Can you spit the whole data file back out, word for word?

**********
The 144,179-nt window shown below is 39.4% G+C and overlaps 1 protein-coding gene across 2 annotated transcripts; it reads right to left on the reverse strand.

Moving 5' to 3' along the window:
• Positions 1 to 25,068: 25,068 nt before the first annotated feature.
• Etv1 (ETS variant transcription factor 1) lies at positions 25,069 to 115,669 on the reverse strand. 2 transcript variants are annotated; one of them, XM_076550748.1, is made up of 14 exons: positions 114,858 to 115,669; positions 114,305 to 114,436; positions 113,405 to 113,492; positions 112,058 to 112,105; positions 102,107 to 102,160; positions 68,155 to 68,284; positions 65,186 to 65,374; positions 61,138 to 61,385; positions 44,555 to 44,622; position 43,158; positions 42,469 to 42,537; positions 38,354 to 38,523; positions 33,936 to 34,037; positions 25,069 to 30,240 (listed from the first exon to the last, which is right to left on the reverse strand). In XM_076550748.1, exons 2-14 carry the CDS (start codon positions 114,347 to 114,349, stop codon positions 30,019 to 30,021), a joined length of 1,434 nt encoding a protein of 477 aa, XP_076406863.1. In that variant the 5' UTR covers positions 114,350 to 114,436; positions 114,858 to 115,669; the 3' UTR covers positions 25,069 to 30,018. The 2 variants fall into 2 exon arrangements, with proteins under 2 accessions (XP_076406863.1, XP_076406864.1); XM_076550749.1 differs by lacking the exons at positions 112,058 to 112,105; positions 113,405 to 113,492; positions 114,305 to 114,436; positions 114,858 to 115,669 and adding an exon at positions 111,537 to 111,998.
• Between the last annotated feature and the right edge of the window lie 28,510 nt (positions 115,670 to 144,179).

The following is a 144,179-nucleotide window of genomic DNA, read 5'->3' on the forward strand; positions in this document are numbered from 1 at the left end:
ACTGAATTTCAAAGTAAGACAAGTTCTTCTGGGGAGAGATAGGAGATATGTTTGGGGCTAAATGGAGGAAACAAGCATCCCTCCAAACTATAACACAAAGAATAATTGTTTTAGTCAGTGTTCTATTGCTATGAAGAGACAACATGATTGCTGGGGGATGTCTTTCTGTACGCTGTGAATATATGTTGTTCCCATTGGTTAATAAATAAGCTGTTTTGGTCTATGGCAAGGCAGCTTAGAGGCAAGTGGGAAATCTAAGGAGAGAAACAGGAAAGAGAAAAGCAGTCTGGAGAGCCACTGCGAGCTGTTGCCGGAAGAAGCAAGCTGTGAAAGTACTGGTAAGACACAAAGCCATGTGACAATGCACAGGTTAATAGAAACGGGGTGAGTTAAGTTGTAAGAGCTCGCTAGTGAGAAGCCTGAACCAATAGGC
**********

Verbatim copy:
The 144,179-nt window shown below is 39.4% G+C and overlaps 1 protein-coding gene across 2 annotated transcripts; it reads right to left on the reverse strand.

Moving 5' to 3' along the window:
• Positions 1 to 25,068: 25,068 nt before the first annotated feature.
• Etv1 (ETS variant transcription factor 1) lies at positions 25,069 to 115,669 on the reverse strand. 2 transcript variants are annotated; one of them, XM_076550748.1, is made up of 14 exons: positions 114,858 to 115,669; positions 114,305 to 114,436; positions 113,405 to 113,492; positions 112,058 to 112,105; positions 102,107 to 102,160; positions 68,155 to 68,284; positions 65,186 to 65,374; positions 61,138 to 61,385; positions 44,555 to 44,622; position 43,158; positions 42,469 to 42,537; positions 38,354 to 38,523; positions 33,936 to 34,037; positions 25,069 to 30,240 (listed from the first exon to the last, which is right to left on the reverse strand). In XM_076550748.1, exons 2-14 carry the CDS (start codon positions 114,347 to 114,349, stop codon positions 30,019 to 30,021), a joined length of 1,434 nt encoding a protein of 477 aa, XP_076406863.1. In that variant the 5' UTR covers positions 114,350 to 114,436; positions 114,858 to 115,669; the 3' UTR covers positions 25,069 to 30,018. The 2 variants fall into 2 exon arrangements, with proteins under 2 accessions (XP_076406863.1, XP_076406864.1); XM_076550749.1 differs by lacking the exons at positions 112,058 to 112,105; positions 113,405 to 113,492; positions 114,305 to 114,436; positions 114,858 to 115,669 and adding an exon at positions 111,537 to 111,998.
• Between the last annotated feature and the right edge of the window lie 28,510 nt (positions 115,670 to 144,179).

The following is a 144,179-nucleotide window of genomic DNA, read 5'->3' on the forward strand; positions in this document are numbered from 1 at the left end:
ACTGAATTTCAAAGTAAGACAAGTTCTTCTGGGGAGAGATAGGAGATATGTTTGGGGCTAAATGGAGGAAACAAGCATCCCTCCAAACTATAACACAAAGAATAATTGTTTTAGTCAGTGTTCTATTGCTATGAAGAGACAACATGATTGCTGGGGGATGTCTTTCTGTACGCTGTGAATATATGTTGTTCCCATTGGTTAATAAATAAGCTGTTTTGGTCTATGGCAAGGCAGCTTAGAGGCAAGTGGGAAATCTAAGGAGAGAAACAGGAAAGAGAAAAGCAGTCTGGAGAGCCACTGCGAGCTGTTGCCGGAAGAAGCAAGCTGTGAAAGTACTGGTAAGACACAAAGCCATGTGACAATGCACAGGTTAATAGAAACGGGGTGAGTTAAGTTGTAAGAGCTCGCTAGTGAGAAGCCTGAACCAATAGGC